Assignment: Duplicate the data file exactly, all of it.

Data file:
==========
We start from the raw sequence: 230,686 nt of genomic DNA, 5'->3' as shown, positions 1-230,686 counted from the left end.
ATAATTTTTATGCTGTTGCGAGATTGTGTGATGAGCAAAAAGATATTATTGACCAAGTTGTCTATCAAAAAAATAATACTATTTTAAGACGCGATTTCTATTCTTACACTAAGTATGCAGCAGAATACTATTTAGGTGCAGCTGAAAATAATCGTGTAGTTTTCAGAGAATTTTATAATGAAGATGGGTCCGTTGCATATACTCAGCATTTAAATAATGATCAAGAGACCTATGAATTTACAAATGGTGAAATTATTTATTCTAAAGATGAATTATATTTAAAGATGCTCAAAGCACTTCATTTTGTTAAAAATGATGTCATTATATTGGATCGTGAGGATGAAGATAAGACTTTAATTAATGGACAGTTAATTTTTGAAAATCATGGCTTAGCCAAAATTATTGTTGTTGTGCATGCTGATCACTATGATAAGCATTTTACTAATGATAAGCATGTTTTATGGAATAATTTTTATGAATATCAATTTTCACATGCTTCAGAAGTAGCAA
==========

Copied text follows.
We start from the raw sequence: 230,686 nt of genomic DNA, 5'->3' as shown, positions 1-230,686 counted from the left end.
ATAATTTTTATGCTGTTGCGAGATTGTGTGATGAGCAAAAAGATATTATTGACCAAGTTGTCTATCAAAAAAATAATACTATTTTAAGACGCGATTTCTATTCTTACACTAAGTATGCAGCAGAATACTATTTAGGTGCAGCTGAAAATAATCGTGTAGTTTTCAGAGAATTTTATAATGAAGATGGGTCCGTTGCATATACTCAGCATTTAAATAATGATCAAGAGACCTATGAATTTACAAATGGTGAAATTATTTATTCTAAAGATGAATTATATTTAAAGATGCTCAAAGCACTTCATTTTGTTAAAAATGATGTCATTATATTGGATCGTGAGGATGAAGATAAGACTTTAATTAATGGACAGTTAATTTTTGAAAATCATGGCTTAGCCAAAATTATTGTTGTTGTGCATGCTGATCACTATGATAAGCATTTTACTAATGATAAGCATGTTTTATGGAATAATTTTTATGAATATCAATTTTCACATGCTTCAGAAGTAGCAA